Performing a successful surgery on a child or an infant – and healing his or her trauma, disease or congenital condition – is an emotionally rewarding moment for a pediatric surgeon.
“When you treat a child for an urgent or emergent condition, so that patient can go on to live 70 or 80 more productive years, it’s a pretty remarkable feeling,” says Dr. Diana Diesen, pediatric surgeon and Pediatric Surgery Fellowship program director at Children’s Health℠. “It’s an honor and privilege to be there for the child as well as his or her family, who tend to be particularly anxious when their child needs medical care.”
Dr. Diesen says she’s amazed each time she sees a thriving toddler in the clinic who she operated on as a small, sick, fragile baby; or a child who is up and walking around after being treated for injuries sustained in a terrible car accident mere months before.
“It’s extraordinary how well children heal themselves. Our job is just to help them along,” she explains. “Seeing these kids growing up and developing normally because you made a difference early on just puts such a big smile on your face.”
Dr. Diesen – who performs neonatal, thoracic, gastrointestinal, abdominal, and head and neck surgeries at Children’s Health – was drawn to the specialty as a medical student. Intellectually, she was fascinated by embryology and complex congenital conditions found in infants and young children. Emotionally, she was inspired by the potential to make a significant difference in a child’s life.
She and her fellow pediatric surgeons perform emergency, urgent and elective surgeries for a variety of congenital malformations, traumatic injuries and diseases.
Though they’re rare in children, Dr. Diesen also specializes in treating thyroid and parathyroid conditions such as thyroid masses and nodules, thyroid cancer, multiple endocrine neoplasia syndrome and parathyroid adenomas and performs prophylactic thyroid removal surgery for children at a high hereditary risk for medullary thyroid cancer.
Dr. Diesen earned her medical degree at the University of Virginia in 2004, completed her residency in general surgery at Duke University Medical Center in 2011 and completed her fellowship in pediatric surgery at Children’s Health in 2013. She’s been on staff as a pediatric surgeon for three years and is also an assistant professor of surgery at UT Southwestern Medical Center.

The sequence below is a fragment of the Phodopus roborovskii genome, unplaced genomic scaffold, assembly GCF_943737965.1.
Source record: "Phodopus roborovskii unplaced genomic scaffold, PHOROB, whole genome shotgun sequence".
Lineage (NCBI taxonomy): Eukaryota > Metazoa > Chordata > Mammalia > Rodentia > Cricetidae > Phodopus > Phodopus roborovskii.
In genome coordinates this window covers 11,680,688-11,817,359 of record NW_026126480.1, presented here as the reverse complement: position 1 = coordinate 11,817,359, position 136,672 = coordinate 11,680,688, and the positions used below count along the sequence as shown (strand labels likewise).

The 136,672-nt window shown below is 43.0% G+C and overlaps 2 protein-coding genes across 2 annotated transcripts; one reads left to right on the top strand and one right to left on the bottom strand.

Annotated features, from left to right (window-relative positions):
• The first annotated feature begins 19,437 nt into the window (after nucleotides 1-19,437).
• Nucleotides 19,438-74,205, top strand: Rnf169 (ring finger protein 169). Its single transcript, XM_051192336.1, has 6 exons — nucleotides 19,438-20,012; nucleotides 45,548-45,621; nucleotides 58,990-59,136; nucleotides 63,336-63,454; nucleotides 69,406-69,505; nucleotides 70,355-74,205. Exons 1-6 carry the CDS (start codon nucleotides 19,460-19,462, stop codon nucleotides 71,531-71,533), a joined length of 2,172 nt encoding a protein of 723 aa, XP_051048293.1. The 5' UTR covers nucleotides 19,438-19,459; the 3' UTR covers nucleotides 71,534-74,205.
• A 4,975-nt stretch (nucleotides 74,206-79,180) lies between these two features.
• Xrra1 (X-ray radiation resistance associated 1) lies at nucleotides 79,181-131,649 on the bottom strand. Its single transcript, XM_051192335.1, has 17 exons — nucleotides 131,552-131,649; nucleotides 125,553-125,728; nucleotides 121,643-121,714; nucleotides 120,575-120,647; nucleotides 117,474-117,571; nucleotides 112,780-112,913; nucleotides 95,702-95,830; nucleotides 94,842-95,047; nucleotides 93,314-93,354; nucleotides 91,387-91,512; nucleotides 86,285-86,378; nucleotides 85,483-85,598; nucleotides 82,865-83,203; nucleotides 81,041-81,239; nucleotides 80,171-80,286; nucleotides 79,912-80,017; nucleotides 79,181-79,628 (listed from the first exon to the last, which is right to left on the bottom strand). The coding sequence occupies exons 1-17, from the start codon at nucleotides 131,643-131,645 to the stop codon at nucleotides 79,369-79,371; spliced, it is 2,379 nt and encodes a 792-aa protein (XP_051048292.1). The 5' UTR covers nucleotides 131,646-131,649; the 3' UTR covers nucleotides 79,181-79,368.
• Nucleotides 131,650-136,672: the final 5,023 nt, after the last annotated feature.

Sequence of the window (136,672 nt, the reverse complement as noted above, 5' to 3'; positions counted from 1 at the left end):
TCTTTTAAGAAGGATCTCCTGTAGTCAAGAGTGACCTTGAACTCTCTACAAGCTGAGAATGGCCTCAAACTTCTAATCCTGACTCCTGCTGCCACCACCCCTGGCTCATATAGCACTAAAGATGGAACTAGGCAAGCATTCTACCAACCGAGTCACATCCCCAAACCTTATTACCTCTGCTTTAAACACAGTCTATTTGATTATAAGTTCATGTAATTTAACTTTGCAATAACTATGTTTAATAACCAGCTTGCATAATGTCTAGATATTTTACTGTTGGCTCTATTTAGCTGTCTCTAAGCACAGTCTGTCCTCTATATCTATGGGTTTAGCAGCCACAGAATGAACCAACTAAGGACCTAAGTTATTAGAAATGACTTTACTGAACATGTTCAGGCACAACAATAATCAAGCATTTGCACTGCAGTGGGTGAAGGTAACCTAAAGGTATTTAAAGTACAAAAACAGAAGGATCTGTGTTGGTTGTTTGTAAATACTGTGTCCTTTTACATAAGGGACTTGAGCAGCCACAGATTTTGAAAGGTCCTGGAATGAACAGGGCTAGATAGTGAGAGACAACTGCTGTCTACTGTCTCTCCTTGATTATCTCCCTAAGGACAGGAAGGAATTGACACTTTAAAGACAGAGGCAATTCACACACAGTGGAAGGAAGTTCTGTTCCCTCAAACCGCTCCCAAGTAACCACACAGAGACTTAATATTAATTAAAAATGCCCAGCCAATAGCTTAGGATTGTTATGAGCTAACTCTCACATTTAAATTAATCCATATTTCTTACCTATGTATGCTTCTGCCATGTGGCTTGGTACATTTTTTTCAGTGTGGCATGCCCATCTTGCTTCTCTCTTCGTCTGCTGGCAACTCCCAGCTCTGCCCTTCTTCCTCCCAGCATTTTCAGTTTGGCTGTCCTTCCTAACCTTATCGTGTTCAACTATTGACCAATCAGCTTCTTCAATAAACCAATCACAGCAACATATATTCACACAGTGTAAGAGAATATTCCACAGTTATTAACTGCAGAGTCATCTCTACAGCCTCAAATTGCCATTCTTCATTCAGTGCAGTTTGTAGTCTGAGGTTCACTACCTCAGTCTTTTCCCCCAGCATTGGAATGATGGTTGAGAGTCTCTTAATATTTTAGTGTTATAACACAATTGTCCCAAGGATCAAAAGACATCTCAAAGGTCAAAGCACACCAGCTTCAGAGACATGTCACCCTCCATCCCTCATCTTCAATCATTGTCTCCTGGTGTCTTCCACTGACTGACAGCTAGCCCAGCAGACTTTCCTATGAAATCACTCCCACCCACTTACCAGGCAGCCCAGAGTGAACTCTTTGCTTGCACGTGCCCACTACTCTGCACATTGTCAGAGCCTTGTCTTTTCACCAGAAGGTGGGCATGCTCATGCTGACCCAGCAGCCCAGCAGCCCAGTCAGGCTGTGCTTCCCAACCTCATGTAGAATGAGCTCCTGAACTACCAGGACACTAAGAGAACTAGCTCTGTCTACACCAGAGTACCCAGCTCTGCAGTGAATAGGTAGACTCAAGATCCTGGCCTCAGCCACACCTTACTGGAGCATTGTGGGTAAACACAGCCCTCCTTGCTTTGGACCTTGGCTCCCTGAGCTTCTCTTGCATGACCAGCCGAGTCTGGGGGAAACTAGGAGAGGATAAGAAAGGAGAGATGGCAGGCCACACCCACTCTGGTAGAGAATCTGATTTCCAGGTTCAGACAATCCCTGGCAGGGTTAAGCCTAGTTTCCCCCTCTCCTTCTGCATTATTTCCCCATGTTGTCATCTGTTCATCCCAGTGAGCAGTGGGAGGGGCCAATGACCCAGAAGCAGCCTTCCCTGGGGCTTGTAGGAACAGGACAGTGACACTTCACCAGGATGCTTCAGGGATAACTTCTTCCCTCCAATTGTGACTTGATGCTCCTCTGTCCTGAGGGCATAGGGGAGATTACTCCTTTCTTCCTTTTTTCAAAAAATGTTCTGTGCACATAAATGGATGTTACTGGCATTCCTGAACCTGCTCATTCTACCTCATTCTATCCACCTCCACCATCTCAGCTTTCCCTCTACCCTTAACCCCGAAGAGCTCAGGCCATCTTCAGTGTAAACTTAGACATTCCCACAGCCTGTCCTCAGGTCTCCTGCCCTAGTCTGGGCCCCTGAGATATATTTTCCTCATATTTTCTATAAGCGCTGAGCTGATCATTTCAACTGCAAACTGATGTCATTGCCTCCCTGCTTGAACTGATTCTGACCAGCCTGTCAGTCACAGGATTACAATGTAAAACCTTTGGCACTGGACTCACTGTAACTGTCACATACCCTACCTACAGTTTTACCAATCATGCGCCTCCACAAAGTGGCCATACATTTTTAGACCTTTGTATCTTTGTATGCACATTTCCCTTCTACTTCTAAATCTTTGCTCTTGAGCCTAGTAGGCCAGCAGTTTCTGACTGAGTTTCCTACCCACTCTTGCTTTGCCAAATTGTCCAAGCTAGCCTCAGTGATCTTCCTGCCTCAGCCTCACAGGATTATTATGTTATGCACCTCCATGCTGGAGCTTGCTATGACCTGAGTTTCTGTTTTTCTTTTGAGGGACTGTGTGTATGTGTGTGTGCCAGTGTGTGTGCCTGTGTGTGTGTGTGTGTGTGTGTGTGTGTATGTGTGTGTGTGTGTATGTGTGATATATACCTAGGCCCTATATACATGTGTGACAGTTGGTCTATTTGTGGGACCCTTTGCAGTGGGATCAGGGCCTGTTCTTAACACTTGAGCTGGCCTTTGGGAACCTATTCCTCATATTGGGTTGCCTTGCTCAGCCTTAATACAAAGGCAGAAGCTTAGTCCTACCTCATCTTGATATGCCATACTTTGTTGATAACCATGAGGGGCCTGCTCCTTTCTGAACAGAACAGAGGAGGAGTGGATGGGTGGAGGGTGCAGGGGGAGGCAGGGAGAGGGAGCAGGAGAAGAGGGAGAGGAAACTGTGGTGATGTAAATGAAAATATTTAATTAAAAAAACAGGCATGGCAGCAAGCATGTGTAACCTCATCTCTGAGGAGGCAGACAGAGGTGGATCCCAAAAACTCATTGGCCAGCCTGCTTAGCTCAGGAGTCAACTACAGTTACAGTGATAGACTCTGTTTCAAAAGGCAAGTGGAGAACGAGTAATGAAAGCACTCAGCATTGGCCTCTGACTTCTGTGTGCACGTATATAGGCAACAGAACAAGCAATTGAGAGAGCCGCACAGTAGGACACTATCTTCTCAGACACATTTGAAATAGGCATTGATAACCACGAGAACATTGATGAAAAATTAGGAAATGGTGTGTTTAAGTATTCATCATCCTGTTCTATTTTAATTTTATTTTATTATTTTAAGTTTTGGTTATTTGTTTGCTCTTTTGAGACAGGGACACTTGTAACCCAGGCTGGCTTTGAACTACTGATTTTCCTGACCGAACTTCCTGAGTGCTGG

She is board-certified in pediatric and general surgery and has also received specialty certifications in advanced trauma life support, fundamentals of laparoscopic surgery, pediatric advanced life support, basic life support and advanced critical life support.
In addition to her clinical and surgical responsibilities, Dr. Diesen is passionate about preparing medical students, residents and fellows to become pediatric surgeons. Currently the Pediatric Surgery Fellowship program director, she has been studying how to better teach novices surgical skills through simulation for several years. As part of a Northwestern University-sponsored study, her fellows are now spending extra time perfecting surgical techniques on neonatal models in the simulation lab.
She is a member of the American Pediatric Surgical Association, the Society of American Gastrointestinal and Endoscopic Surgeons (SAGES), the American Academy of Pediatrics and the Sabiston Surgical Society. Dr. Diesen is also a fellow of the American College of Surgeons.
Education and Training
- Medical School
- University of Virginia School of Medicine (2004)
- Duke University School of Medicine (2011), General Surgery
- UT Southwestern - Children's Medical Center (2013), Pediatric Surgery
- Board Certification
- American Board of Surgery/Pediatric Surgery
Departments and Programs
- Pediatric Endocrine and thyroid conditions
- Resident and medical student education
- Clinical outcomes research
- Neonatal surgery
- Pediatric solid tumors
- Diesen DL, Skinner MA. Thyroid cancer in children. World Journal of Pediatrics, 2005, 2, 94-97.
- Diesen DL, Skinner MA. Pediatric Thyroid Cancer. Seminars in Pediatric Surgery. 2012 Feb; 21(1):44-50
- Lairmore T, Diesen DL, Goldfarb M, Milas M, Ying A, Sharma J, McIver B, Wong RJ, Randolph G. AACE Endocrine Surgery Scientific Committee. AACE and American College of Endocrinology Disease State Clinical Review: Timing of MEN Thyroidectomy and Extent of Central Neck Lymphadenectomy. Endocr Pract. 2015 Jul;21(7):839-47.
- Diesen DL. “Thyroid nodules”, multimedia module for the American Board of Surgery Pediatric SCORE curriculum, 2015.
- Diesen DL. “Endocrine disease”, multimedia module for the American Board of Surgery Pediatric SCORE curriculum, 2015.
- Diesen DL, Skinner MA. Endocrine Disorders and Tumors. In Holcomb & Murphy (Eds.) Ashcraft’s Pediatric Surgery. (6th ed.) Elsevier, March 2014.
- Diesen DL, Skinner MA. Head and neck tumors. In Carachi & Grosfeld (Eds.) The Surgery of Childhood tumors. (3rd ed.) Springer, in press 2015.
- Spendlove N, Rialon K, Burkhalter LS, Rong H, Skinner MA, Diesen DL. Contemporary review of Pediatric Thyroid Surgery. AAP 2015.
- Diesen DL Thyroid Nodules in Children. Pediatric Surgery Grand Rounds, Dallas, Tx. January 2015.
- Gardner A. Diesen DL. Scott DJ, Hogg D, Heurta S. The impact of goal setting and goal orientation on performance during a clearship surgical skills training program. Accepted American Journal of Surgery 2015.
- Diesen DL, Erhunmwunsee L, Bennett K, Ben-David K, Yurcisin B, Ceppa EP, Omotosho PA, Perez A, Pryor A. Effectiveness of laparoscopic computer simulator versus usage of box trainer for endoscopic surgery training of novices. Surg Educ. 2011 Jul-Aug;68(4):282-9. Epub 2011 May 4.
- Wadi H, Diesen D, Majewicz A. Training Wheels for Laparoscopic Surgery: Kinematic and Dynamic Constraints for Project Tool Handling. Poster Presentation SAGES. April 2015. Nashville, Tn. Pediatric Surgery Clinical Outcomes
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